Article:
Elected bodies overseeing their own elections

Over in the massive voter ID thread in the pit, Bricker and I have gotten onto several tangents, some of which I think merit their own threads.

So, here’s one exhange:

Addressing the second part first, that strikes me as a basically irrelevant reply, one that could be applied to any proposed change in the governmental system. “Hey, I know we’ve fumbled along for a hundred years with just two branches, legislative and executive, but I feel like there’s something missing… something to help judge things. I think there should be a third branch” “but who decides?” or “Geez, it occurs to me that the constitution, while pretty awesome, might not be perfect, and it would be nice to have some process to amend it in some fashion, maybe involving big majorities of congress or state legislatures or something” “but who decides?”. I mean, I think we’d all agree that having a judicial branch and an amendment process are good things, but if they didn’t exist, and someone proposed them, Bricker’s argument would apply perfectly to arguing against them.

There are times when that sort of dismissive reply is appropriate… if someone says “hey, people should pay their employees fair wages”, I guess we all kind of agree, but if they say “there should be a LAW that says that people should pay their employees fair wages” then it’s entirely reasonable to ask what the definition of “fair” is, and who would decide it. But that’s very different from the point I’m trying to make, which is a two part (a) I think that the system should be different to solve the following problem, and (b) here are a few ideas on how that might be accomplished.
As for the first part, well, partly my point is that this is something that pretty much MUST be true, because of human nature. Politicians (of all parties) like to gain political advantage, and many of them are unscrupulous. So if they can do things to that will warp the system in their favor, they will. And the key issue, to me, is that this can potentially fail to self correct, or at least do so vastly more slowly than it otherwise would. As an example, look at the post-civil-war south. Laws were passed which affected the elections (poll taxes, literacy tests, etc.). Those laws, we all now agree, were unjust, unAmerican, and antiDemocratic. But because the laws were promulgated and supported and upheld by the very elected bodies that those elections fed into, they were self-sustaining. Sure they were eventually overturned, but how long might it have taken if Mississippi (for example) had been a totally independent entity, not eventually having the US supreme court to check its laws?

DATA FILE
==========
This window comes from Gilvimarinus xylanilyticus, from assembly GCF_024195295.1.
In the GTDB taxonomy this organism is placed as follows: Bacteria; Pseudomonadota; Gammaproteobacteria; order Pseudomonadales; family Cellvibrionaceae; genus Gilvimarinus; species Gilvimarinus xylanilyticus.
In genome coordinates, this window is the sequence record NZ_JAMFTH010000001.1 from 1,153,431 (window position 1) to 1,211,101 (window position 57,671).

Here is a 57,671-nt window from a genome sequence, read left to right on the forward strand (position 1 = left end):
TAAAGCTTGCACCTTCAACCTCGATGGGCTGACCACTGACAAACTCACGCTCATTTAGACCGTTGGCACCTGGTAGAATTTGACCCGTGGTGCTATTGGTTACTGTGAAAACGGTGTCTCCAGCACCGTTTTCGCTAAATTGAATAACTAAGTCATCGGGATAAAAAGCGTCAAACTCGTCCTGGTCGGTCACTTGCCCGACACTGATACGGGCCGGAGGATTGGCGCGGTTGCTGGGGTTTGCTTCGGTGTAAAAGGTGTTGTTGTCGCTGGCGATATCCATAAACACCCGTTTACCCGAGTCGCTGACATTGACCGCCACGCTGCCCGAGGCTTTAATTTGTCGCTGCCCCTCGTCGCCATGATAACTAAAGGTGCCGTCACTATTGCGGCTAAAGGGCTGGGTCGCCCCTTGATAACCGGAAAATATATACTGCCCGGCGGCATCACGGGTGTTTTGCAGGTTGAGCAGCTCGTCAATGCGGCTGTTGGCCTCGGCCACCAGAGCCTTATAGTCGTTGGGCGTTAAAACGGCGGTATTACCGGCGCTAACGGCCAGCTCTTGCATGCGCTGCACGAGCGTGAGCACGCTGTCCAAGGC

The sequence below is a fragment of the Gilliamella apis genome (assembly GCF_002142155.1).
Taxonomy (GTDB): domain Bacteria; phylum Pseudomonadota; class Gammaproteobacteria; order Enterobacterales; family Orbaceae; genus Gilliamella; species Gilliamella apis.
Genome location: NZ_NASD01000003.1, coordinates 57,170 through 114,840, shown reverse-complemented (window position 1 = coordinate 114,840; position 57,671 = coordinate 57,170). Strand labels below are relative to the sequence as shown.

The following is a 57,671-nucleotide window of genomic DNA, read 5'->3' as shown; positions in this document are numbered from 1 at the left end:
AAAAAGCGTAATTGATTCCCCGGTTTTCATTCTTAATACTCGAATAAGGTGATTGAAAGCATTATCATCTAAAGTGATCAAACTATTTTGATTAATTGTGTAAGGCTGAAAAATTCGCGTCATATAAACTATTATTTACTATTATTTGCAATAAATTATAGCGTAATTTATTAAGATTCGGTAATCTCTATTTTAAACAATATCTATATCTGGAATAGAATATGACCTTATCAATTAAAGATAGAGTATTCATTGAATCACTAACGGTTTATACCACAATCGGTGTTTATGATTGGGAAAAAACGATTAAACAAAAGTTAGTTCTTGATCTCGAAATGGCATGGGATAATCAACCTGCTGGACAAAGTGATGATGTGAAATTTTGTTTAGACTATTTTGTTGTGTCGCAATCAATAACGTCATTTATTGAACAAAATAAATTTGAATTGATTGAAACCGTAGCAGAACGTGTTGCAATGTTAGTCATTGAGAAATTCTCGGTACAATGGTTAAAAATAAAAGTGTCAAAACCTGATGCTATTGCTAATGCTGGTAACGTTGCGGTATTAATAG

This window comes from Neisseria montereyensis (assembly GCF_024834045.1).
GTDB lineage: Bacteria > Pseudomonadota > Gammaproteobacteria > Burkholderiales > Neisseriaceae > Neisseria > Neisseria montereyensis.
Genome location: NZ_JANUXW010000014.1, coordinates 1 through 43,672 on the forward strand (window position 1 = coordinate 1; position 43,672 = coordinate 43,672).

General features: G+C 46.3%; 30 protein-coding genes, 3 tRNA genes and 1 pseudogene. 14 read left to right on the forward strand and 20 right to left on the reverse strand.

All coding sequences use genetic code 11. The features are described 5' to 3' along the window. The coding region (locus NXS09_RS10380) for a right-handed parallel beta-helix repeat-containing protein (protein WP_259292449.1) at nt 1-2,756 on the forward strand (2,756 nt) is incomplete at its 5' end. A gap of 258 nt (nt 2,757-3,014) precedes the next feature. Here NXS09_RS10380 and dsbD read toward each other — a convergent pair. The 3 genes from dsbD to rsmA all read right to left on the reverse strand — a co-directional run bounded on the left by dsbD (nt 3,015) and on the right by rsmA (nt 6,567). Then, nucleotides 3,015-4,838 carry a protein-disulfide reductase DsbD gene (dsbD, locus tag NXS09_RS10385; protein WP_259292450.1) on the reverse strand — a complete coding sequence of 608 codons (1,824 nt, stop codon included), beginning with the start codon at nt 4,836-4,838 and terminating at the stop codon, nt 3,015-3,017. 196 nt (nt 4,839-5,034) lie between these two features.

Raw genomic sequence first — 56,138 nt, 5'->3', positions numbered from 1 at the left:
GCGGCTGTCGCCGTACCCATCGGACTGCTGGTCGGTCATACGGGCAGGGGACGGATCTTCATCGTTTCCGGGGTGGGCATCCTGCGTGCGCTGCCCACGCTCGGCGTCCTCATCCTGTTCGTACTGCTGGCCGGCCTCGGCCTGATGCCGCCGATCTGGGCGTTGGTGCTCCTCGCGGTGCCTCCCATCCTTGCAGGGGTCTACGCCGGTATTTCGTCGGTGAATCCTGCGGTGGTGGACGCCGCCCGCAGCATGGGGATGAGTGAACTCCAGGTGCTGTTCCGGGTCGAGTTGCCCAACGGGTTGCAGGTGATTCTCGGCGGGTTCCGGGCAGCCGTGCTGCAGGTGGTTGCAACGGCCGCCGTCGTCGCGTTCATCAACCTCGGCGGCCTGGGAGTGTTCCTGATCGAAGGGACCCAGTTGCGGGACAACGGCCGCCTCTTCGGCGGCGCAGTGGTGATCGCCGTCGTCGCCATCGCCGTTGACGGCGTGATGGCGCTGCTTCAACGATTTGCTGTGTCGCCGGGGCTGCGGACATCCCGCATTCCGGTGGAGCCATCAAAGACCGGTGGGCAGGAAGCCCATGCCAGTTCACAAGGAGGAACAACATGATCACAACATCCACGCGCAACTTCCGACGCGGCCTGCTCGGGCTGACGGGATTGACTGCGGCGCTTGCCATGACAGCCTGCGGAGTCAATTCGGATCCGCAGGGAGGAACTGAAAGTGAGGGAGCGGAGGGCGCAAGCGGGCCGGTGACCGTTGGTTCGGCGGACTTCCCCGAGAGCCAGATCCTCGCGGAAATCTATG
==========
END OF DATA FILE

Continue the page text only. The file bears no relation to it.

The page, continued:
Granted, that’s a pretty extreme example, but to me it seems so totally obvious that people will always try to find and exploit loopholes and advantages, and if they do, it breaks the fundamental machinery of democracy, that I’m baffled that anyone would disagree.

Oh, and note that it doesn’t have to be “manifest injustice”. Sure, a system in which women can’t vote is pretty manifestly unfair. But what about a setup in which there was some gerrymandering 50 years ago that everyone takes for granted now? What about a system in which one side of town has many more polling places per capita than the other side of town?
So I’m hoping other people will chime in with their thoughts.

(Oh, and I really don’t want to discuss the specifics of the voter ID issue, which 40+ pages have already been devoted to in the other thread…)

Max, with all due and no hint of snark, as Eugene V. Debs is my witness…

If you wrote as clearly as you think, I’ve no doubt that first big paragraph (“Addressing the second…”) wouldn’t have beaten me in a fair fight. I brought all my intellectual muscle to bear, rolled up my sleeve and seized it manfully. It threw me across the room, curb stomped me and then checked my pockets for loose change.

I see an outline, as through a glass darkly, an outline of an intelligent argument. Like a pilot sees, through the fog, the vague shape of the mountain he is about to smear himself upon. But it is too many for me, I fold.

I respectfully suggest you take another whack at it, dumb it down a notch. Two.

Hmm, let me try one more time, being a bit more clear. I made a (admittedly somewhat vague) proposal about a change I think would make US democracy better. Bricker’s response was:

My point is… the argument that Bricker makes is so universal that it’s basically meaningless. So, for example, if the framers of the constitution had foolishly left out the judicial branch, and I was proposing that we have a judicial branch, Bricker’s argument would apply against my proposal. Any argument which can be used equally against ANY proposed change is obviously unrelated to whether or not the proposed change is actually a good idea, and thus has no actual meaning.